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SAA: Shallow, simplistic to view Myeni as cause of all woes

Jul 14 2017 20:31
Carin Smith

Cape Town - The Organisation Undoing Tax Abuse (OUTA) welcomes what it calls Finance Minister Malusi Gigaba’s confirmation that South African Airways (SAA) chair Dudu Myeni will not serve another term on the board.

Ben Theron, OUTA’s chief operating officer, told Fin24 on Friday that Gigaba said as much in media comments during the week. Fin24 also reported in June this year that Gigaba said Cabinet had appointed Myeni as SAA board chair for a final term.

"At the upcoming AGM (in August), we will attend to the matter of appointing her successor,” Gigaba, the shareholder representative for SAA, said during an update on the economy at the time.

OUTA pointed out that Myeni was appointed to the SAA board in October 2009 and has chaired it since 2012. A one-year extension to her term expires on August 31.

OUTA blames Myeni for many of SAA's challenges and the airline's repeated need for more government support - the most recent a Treasury lifeline of R2.2bn a few weeks ago. This followed after Standard Chartered pulled out as a lender to the airline. SAA has R19.1bn in guarantees from Treasury. Gigaba maintained that the latest bailout was “fiscally neutral”.  

“She (Myeni) is not fit to hold any public office whatsoever. The sooner she leaves the better,” said Theron.

In response to OUTA's statement, SAA spokesperson Tlali Tlali told Fin24 on Friday that Myeni is not a self-appointed director at SAA and will respect the shareholders' decision on her future role at SAA, if any.

"It is too simplistic a view and too shallow an understanding of the situation at SAA for anyone to reduce or anchor on one individual, the challenges faced by the airline. Even more, it is opportunistic in the extreme or convenient to ignore that Ms Myeni served and continues to serve as part of a collective with other directors," Tlali pointed out.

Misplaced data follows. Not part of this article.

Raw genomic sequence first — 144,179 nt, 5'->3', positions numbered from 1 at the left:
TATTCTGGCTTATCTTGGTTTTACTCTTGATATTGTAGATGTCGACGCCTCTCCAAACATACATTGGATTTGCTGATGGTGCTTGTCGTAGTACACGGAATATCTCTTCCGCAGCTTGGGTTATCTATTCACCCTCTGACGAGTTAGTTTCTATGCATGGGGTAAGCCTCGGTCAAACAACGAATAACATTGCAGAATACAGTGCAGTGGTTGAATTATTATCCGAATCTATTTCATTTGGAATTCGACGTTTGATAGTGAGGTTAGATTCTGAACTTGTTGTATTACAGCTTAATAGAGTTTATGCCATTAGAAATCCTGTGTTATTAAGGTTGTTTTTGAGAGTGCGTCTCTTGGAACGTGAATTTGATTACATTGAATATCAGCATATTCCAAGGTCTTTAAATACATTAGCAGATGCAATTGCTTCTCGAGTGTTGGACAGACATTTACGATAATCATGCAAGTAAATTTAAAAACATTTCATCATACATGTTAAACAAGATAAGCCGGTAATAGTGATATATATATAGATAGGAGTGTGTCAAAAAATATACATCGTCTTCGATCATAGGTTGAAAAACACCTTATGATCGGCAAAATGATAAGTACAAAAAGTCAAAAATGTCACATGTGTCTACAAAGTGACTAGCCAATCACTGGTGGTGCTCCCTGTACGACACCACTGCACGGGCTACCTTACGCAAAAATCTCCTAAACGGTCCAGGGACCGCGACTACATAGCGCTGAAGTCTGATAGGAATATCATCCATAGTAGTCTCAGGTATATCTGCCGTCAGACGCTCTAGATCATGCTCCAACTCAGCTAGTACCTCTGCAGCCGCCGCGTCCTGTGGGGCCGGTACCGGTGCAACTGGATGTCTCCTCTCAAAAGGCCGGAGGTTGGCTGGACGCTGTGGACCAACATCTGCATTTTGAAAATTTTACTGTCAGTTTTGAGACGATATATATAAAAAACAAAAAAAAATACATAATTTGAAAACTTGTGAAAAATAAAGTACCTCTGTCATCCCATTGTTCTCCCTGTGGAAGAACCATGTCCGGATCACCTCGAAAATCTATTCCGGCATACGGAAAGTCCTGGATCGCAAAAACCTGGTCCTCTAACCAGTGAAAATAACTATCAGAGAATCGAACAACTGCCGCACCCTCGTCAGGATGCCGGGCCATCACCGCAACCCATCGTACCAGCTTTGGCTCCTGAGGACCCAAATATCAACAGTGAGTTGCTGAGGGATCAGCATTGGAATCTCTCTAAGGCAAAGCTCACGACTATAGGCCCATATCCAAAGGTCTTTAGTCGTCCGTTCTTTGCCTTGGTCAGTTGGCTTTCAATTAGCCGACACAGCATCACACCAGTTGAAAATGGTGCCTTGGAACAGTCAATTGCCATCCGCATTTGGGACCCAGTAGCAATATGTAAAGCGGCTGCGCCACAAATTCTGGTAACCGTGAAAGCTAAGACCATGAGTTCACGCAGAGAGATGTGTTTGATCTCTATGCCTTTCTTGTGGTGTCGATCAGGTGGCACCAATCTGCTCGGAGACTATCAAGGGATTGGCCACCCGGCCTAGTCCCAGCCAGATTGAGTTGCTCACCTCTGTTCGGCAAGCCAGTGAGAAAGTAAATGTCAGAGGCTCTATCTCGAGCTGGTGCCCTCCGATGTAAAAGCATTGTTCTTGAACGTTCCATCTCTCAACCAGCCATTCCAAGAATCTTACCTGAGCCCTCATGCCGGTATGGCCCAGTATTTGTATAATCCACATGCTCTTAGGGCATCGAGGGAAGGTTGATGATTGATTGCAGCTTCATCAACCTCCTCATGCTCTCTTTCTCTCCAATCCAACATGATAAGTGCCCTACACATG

"No one has been able to gainsay the fact that some of the challenges facing the company are legacy issues that predate her appointment as a non-executive director at SAA."

In its statement OUTA claims SAA continuously posted losses during Myeni’s tenure, that the airline was repeatedly bailed out by taxpayers and, in December 2014, the airline’s administration had to be transferred from the Ministry of Public Enterprises to the Ministry of Finance to stabilise the finances.

"Myeni lied to her board and the minister regarding the procurement of airplanes and authorised the payment of exorbitant cancellation fees to questionable suppliers," said OUTA.

In June the Companies Tribunal dismissed Myeni’s application to have a compliance notice issued by the Companies and Intellectual Properties Commission (CIPC) set aside. The CIPC issued the notice to Myeni in November 2016, as she had misrepresented a deal with Airbus to Gigaba, who was then minister of public enterprises.

Myeni indicated that the board had resolved to have Airbus supply SAA with two aircraft, instead of 10.

In June OUTA and the South African Airways Pilots’ Association launched legal proceedings against Myeni, asking the Pretoria high court to declare her a delinquent director. This would bar her from serving as a director, a senior executive or on any boards for at least seven years. Myeni has denied wrongdoing and the case continues, according to OUTA.

Critical position needs competent candidate

OUTA has also emphasised that the critical position of CEO of SAA must still be filled "with a competent and knowledgeable candidate who can start turning this organisation around".

On Thursday Gigaba said the appointment of a CEO for SAA will be finalised by the end of July 2017. He said many CEOs have come and gone at SAA, and none of them have stayed long enough "to achieve what is possible".

“So many turnaround strategies have been developed. So much money has been invested into the airline in the form of guarantees and bailouts,” said Gigaba.

He said a CEO experienced in running companies as large as SAA is needed.

READ: SAA to have new CEO by month-end - Gigaba

On Thursday Gigaba said at a briefing at the JSE that partial privatisation of state-owned enterprises (SOEs) is on the agenda to revive the economy.

He said Treasury will conduct an audit on “non-strategic” assets of SOEs, to strengthen their balance sheets.

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